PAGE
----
The sintering of green bodies is measured in situ with high reproducibility using the ThermoOptical measurement systems (TOM) at the Fraunhofer-Center HTL. The obtained data are then used for process optimization. The quality of the sintering process depends strongly on the atmosphere in the furnace. Suitable TOM systems for most technically relevant furnace atmospheres and temperature ranges are available at the HTL. Thus, sintering in measuring furnances heated by graphite, molybdenum di-silicide or tungsten heaters is possible at the HTL. Different furnace atmospheres such as inert gases, oxidizing or reducing gases, as well as 100% hydrogen can be used. Some TOM systems can be operated under vacuum or excess pressure (up to 30 bar). Even the furnace atmosphere of gas-fired furnaces can be exactly duplicated. The matching of furnace atmospheres between manufacturing furnace and the corresponding ThermoOptical measurement system is vital, because only then sintering conditions optimized by using the TOM system can be re-transferred to the manufacturing furnace. Usually, an additional temperature calibration of the considered furnace is performed using specially calibrated temperature measurement rings.
Based on the optical measuring principle of the TOM systems, shrinkage during sintering processes can be measured with very high reproducibility. The measurement resolution of the TOM system in the latest equipment generation is 0.1 µm. The reproducibility is 0.02% and thus significantly better than for comparable methods. The high precision is also used to measure the shape distortion of samples during sintering. Thus local variations in the porosity of green bodies can be measured more precisely than with conventional measurement methods. Primarily however, the sintering kinetics are determined by running several sintering processes at different temperature-time curves on the same type of green bodies. A robust numerical process then calculates a kinetic model from the measured data, facilitating the prediction of the sintering shrinkage for any given temperature-time cycle within the scope of the measured range. Already with this kinetic model alone, basic optimization of the sintering cycles is possible.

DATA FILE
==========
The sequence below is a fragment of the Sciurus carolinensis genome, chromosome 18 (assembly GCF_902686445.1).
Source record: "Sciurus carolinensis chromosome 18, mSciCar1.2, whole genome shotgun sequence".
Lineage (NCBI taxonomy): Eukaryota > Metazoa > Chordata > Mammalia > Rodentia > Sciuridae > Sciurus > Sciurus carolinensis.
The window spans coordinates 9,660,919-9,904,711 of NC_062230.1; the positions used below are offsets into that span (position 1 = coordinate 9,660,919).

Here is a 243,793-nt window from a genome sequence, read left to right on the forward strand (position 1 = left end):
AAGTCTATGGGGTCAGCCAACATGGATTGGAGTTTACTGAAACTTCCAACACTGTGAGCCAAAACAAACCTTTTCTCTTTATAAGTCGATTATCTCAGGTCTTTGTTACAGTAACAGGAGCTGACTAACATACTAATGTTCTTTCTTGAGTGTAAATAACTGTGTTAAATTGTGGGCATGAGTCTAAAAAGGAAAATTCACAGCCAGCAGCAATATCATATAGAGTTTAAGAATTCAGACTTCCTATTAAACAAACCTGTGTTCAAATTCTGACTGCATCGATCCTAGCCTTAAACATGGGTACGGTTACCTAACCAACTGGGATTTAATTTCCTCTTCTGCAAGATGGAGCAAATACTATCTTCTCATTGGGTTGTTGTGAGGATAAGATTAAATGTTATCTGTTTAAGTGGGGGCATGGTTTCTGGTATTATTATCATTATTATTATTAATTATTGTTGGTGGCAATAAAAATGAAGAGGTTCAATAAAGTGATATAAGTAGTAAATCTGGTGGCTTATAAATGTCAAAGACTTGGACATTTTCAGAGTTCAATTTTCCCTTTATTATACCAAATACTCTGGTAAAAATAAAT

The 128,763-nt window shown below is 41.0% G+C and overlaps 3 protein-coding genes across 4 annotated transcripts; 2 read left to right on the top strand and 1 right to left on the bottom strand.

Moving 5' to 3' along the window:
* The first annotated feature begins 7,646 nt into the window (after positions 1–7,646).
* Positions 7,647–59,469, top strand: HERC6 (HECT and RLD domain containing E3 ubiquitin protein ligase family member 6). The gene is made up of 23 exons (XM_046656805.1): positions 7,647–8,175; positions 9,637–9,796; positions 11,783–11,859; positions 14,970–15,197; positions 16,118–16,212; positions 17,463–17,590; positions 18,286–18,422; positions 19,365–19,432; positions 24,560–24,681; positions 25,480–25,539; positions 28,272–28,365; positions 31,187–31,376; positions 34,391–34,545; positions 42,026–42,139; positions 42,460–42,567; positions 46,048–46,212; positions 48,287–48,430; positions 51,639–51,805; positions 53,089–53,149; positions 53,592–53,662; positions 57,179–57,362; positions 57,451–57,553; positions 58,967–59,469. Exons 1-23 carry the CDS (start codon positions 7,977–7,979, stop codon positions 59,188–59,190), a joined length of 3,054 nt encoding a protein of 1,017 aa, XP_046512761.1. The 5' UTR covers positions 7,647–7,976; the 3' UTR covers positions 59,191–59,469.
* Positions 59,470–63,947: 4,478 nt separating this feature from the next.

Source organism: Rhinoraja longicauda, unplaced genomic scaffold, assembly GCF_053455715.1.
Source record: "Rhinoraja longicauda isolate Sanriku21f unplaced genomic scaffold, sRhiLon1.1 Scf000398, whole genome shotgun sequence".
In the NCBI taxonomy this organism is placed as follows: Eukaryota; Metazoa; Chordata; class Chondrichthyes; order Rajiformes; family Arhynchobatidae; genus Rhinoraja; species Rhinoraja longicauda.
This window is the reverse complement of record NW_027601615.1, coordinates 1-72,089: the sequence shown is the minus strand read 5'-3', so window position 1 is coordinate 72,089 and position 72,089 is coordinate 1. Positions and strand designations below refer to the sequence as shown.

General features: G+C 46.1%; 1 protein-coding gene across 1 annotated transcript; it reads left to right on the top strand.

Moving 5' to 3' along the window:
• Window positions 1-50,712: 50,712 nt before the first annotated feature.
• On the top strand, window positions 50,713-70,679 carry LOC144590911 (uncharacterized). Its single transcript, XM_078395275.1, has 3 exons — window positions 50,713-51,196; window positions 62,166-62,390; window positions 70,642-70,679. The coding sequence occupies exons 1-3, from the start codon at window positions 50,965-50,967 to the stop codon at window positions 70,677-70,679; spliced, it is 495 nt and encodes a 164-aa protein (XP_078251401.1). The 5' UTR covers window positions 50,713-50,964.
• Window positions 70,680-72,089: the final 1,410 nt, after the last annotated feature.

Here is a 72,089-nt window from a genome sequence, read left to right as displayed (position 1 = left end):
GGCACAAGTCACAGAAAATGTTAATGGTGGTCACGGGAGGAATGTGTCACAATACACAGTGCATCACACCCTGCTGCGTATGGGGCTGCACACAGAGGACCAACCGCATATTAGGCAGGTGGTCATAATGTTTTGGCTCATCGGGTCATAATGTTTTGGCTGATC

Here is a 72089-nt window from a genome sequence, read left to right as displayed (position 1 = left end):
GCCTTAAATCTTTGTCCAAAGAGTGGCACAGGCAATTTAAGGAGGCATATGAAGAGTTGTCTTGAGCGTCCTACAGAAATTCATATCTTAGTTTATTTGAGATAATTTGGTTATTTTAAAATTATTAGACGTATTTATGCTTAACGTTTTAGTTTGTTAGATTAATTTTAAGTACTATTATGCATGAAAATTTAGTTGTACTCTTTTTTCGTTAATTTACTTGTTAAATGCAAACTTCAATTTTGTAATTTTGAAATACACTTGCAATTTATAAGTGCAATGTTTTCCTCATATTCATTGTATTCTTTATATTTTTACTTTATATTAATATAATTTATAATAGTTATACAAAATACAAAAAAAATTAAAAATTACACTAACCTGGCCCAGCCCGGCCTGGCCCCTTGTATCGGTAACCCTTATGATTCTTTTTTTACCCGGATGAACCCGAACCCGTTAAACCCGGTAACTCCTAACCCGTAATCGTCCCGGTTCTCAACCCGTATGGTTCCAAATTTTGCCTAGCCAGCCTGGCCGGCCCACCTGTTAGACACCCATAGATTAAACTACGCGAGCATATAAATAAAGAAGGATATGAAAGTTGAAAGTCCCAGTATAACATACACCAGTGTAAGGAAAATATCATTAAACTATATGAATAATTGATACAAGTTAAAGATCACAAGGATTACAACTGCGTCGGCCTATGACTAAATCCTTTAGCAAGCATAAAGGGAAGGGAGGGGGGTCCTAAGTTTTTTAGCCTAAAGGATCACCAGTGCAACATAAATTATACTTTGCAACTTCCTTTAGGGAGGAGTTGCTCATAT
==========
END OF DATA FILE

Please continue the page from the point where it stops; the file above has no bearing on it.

For more sophisticated investigations, e.g. shape distortions by gravity or temperature gradients, further in-situ measurements are necessary. The creep behavior of green bodies during sintering, for example, is determined by a cyclic uniaxial load test. From the measured data, the uniaxial viscosity and Poisson's ratio are determined as a function of the sintering state and temperature. The thermal conductivity can also be measured in situ during sintering using one of the TOM systems at the Fraunhofer Center HTL. A special Laser-Flash method is applied for this purpose. Together with the kinetic model, this data is transferred to a coupled FE model. First of all, this model calculates from each time step the temperature gradients in the components that form during sintering from the surface to the component interior. Then, based on the local temperatures the local sintering shrinkage for the corresponding time step is determined. Together with the external forces, e.g. due to gravitation and friction, stresses and deformation are calculated. In the FE models, the thermal expansion of the materials are taken into consideration and, if required, interactions with the furnace atmospheres are as well. Based on this, measurement results on simple, small samples can be transferred to larger and more complex components. Sintering conditions can be optimized with the FE simulations, so that geometric requirements for the individual components can be chosen optimally and the development of critical stresses during heat treatment can be avoided.
During sintering, thermodynamic driving forces can lead to phase segregation and variations in the local sintering behavior even though the initial green body was homogeneous. Furthermore, at the end of the sintering process, there is increased grain growth, which – just like the thermodynamic segregation effects – deteriorates the material quality. At the HTL, inherently safe sintering methods are developed in order to avoid detrimental mechanisms of this kind. The methods aim at homogeneous microstructures and high reliability of the sintered materials.